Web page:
In 2017, the provincial government announced hundreds of jobs would be eliminated to create a “flatter, leaner” public service.
Internally, it was known as “flatter, meaner.”
Employees were locked out of their offices. Their phones suddenly went dead. A CEO of an agency that no longer exists was en route to St. John’s for a work-related meeting. He pulled over to the shoulder of the highway to answer his phone, and to learn he was fired. His blinker was the soundtrack to the news.
Employees working in buildings where dismissals were taking place were told to close their office doors. Keep their heads down. Unfortunately, voices travelled. Sobs seeped through the walls.
It was my turn in July 2019. A co-worker positioned a tiny plant between our cubicles so it would grow toward the light. I started a new project at 10 a.m.; 25 minutes later, I was sobbing at my kitchen table, with no idea how I’d driven home.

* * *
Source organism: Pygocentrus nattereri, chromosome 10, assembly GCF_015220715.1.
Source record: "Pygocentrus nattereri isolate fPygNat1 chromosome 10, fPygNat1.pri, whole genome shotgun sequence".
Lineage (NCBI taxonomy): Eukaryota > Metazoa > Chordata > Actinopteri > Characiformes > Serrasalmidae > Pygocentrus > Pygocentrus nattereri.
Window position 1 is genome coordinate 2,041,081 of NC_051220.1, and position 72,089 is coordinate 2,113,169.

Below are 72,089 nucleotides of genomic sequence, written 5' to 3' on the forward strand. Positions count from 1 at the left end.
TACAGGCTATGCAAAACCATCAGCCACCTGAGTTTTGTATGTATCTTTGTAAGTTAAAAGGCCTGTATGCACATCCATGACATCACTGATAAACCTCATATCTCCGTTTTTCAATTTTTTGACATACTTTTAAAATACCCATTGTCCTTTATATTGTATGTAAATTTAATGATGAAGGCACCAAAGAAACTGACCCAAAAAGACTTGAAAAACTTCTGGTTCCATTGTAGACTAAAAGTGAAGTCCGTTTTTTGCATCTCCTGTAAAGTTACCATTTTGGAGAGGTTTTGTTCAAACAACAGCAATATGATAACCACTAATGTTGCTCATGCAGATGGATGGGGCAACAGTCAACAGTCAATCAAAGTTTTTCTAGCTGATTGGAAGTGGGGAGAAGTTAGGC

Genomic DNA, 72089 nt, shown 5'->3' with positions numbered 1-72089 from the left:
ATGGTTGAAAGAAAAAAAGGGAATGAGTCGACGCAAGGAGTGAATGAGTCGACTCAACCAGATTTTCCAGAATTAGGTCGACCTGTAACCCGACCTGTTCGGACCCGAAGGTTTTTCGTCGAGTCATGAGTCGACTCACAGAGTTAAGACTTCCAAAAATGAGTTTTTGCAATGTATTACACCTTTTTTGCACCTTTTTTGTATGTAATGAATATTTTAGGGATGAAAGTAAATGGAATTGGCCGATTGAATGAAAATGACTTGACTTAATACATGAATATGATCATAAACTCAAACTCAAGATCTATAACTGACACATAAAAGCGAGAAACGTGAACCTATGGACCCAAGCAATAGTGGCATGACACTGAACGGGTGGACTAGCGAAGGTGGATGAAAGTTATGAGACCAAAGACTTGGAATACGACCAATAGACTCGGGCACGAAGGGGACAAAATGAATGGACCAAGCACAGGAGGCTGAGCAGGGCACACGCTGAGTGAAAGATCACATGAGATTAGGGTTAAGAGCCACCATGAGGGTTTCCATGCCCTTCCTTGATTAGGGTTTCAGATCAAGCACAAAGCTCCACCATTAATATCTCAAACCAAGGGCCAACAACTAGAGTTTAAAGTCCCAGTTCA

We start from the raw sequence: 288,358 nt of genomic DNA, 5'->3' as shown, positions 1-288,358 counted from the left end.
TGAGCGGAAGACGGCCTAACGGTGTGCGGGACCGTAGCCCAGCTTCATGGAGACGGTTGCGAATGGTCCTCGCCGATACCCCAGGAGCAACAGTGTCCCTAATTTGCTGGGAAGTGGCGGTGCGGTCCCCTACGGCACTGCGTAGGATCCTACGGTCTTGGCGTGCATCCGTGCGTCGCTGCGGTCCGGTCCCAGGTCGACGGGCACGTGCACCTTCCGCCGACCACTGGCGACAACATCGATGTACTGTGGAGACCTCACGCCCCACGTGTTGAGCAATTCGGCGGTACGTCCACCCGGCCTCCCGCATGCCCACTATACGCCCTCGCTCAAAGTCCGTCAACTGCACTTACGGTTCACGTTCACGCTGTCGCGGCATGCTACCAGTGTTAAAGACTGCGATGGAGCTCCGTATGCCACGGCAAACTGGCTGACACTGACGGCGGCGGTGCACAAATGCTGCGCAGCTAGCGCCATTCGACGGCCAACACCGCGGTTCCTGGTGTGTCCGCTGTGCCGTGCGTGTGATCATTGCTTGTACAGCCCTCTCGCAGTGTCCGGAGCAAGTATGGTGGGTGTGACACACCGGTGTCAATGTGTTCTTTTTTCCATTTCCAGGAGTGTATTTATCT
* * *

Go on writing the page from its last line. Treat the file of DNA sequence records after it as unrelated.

They called it termination without cause.
Over the years, I watched it happen to other communications professionals. I wasn’t a political hire. I competed for my publicly advertised position. I worked for eight different ministers. I didn’t think it would happen to me. There was no progressive discipline. No conversations about job performance. No one sitting across the boardroom table that July morning would explain why. I sat in silence, shivering, fingers blue, in shock while they recommended the employee assistance program, or counselling.
It took months to understand it wasn’t my fault.
Two supervisors talked about the tiny plant in the window while I packed sweaters, family photos, keepsakes from co-workers, snacks, a tea-stained mug, and a half-full water bottle. After regular office hours. Four days later.
Read more: https://www.cbc.ca/news/canada/newfoundland-labrador/connie-boland-first-person-job-cuts-1.5915190